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Manners: Emily Postmodern

Teaching new-money networkers the dos and don'ts of dining out.

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Fish forks are back. for decades seen only in Edith Wharton film adaptations, the wide-tined tokens of upper-crust living are making their return just in time for New York's second Gilded Age. This time around, though, would-be Newland Archers may be a little rusty in the etiquette department.

Enter Judith Ré, manners maven for the Internet Era. At her quarterly $325-a-head "Social Savvy for Business" seminar at the New York Palace, thirteen investment bankers, marketing consultants, and finance types get help with matters both analog and digital: toasting techniques for white wine, red wine, and brandy glasses; dinner-table cell-phone wrangling; and proper use of, yes, fish forks. (Tuition includes a copy of The Social Savvy Guidebook, a publication of the Judith Ré Académie.)

But Ré's curriculum, she explains over the seared-foie gras appetizer (which she pronounces, inexplicably, "faux gras"), "is about conducting yourself with poise, respect, and consideration for others." Sometimes, of course, such lofty ideals take a back seat to practical concerns. Kitt, a corporate-events planner, wants to know how to calculate a tip when the check includes a $135 bottle of wine. John, an Internet marketer, wonders how he should have disposed of the gristle he found himself chewing during lunch yesterday at Smith & Wollensky. And Debra, a clothing manufacturer, wonders if she was right to switch off her cellular phone before dinner: "I run six companies," she explains. "I would have gotten at least that many calls by now if it was on."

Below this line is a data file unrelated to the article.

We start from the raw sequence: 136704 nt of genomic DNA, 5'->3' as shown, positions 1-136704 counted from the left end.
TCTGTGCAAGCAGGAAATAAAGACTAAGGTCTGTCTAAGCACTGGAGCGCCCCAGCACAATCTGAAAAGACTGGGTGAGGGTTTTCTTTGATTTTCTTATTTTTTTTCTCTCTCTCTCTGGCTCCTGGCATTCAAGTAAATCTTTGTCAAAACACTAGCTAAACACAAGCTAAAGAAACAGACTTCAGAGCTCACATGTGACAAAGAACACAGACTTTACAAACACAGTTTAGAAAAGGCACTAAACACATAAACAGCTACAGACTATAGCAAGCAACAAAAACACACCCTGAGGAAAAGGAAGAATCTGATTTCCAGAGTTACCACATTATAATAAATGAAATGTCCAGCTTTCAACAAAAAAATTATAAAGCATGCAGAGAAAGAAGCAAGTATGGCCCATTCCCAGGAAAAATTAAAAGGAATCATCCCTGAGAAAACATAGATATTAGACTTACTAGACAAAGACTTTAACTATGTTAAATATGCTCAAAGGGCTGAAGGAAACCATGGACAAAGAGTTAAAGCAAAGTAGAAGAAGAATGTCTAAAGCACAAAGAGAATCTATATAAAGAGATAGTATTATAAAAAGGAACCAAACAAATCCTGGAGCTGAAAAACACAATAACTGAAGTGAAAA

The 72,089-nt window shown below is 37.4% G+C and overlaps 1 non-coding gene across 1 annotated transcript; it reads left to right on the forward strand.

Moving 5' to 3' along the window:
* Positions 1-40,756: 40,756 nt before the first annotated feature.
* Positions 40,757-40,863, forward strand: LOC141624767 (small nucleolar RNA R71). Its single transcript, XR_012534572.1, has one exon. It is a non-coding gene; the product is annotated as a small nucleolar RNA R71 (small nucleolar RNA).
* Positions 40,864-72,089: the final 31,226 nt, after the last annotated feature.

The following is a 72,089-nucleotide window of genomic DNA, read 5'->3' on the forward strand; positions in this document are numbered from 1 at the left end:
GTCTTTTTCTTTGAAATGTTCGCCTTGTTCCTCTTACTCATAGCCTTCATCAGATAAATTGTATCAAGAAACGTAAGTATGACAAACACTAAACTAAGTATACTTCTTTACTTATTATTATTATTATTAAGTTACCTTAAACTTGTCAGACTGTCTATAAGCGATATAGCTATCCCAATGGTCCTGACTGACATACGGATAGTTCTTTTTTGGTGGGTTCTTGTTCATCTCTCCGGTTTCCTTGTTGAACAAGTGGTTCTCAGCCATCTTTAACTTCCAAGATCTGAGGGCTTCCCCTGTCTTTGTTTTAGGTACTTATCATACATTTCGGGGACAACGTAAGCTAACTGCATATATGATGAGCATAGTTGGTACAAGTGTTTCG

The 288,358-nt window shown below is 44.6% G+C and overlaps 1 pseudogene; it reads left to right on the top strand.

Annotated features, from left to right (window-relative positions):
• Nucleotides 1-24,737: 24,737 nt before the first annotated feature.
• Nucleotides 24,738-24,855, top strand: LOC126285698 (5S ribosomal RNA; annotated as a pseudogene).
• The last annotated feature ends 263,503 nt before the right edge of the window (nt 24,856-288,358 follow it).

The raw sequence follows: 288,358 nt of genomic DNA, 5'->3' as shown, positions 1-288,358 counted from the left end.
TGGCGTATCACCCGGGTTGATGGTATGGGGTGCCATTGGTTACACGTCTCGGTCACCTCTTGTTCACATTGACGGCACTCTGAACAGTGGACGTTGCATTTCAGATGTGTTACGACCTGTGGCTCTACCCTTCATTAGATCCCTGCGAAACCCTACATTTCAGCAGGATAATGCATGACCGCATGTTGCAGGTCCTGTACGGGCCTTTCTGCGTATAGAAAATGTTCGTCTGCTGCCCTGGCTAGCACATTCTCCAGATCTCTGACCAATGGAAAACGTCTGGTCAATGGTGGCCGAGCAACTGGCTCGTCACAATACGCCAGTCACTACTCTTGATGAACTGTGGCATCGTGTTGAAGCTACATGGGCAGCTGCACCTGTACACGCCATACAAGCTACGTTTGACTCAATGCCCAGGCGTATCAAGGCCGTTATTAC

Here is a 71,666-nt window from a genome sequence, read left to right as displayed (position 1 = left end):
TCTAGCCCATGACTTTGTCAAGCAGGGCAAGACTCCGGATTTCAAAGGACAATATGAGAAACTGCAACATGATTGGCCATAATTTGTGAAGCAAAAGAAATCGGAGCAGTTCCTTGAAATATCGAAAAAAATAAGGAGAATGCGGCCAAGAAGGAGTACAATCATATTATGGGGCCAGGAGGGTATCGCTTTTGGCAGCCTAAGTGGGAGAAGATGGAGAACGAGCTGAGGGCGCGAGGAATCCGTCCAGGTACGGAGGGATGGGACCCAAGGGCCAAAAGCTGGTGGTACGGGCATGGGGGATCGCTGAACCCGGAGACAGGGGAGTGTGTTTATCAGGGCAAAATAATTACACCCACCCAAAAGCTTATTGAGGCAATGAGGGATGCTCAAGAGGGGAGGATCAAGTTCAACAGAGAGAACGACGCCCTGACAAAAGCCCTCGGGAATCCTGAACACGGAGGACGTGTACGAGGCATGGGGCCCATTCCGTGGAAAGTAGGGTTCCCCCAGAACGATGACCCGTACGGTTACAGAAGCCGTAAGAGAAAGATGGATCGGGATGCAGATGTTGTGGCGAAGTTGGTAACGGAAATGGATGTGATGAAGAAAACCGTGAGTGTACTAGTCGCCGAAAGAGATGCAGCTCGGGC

"Never leave a cell phone on during a business dinner," Ré says firmly. "Unless it has a silent, vibrating-ring setting. But you should still ignore it during a meal." Palm Pilots are marginally better: Thanks to their relative novelty, they're acceptable as conversation pieces, though Ré discourages anything as crass as beaming data across the table.

As the dinner drags an hour beyond its scheduled finish, one student groans audibly over the crème brûlée, the night's eighth course. "You really get to know a client well over a meal like this," Ré says cheerfully, but the group bolts as soon as the coffee and petits fours are cleared. Maybe a little too well.


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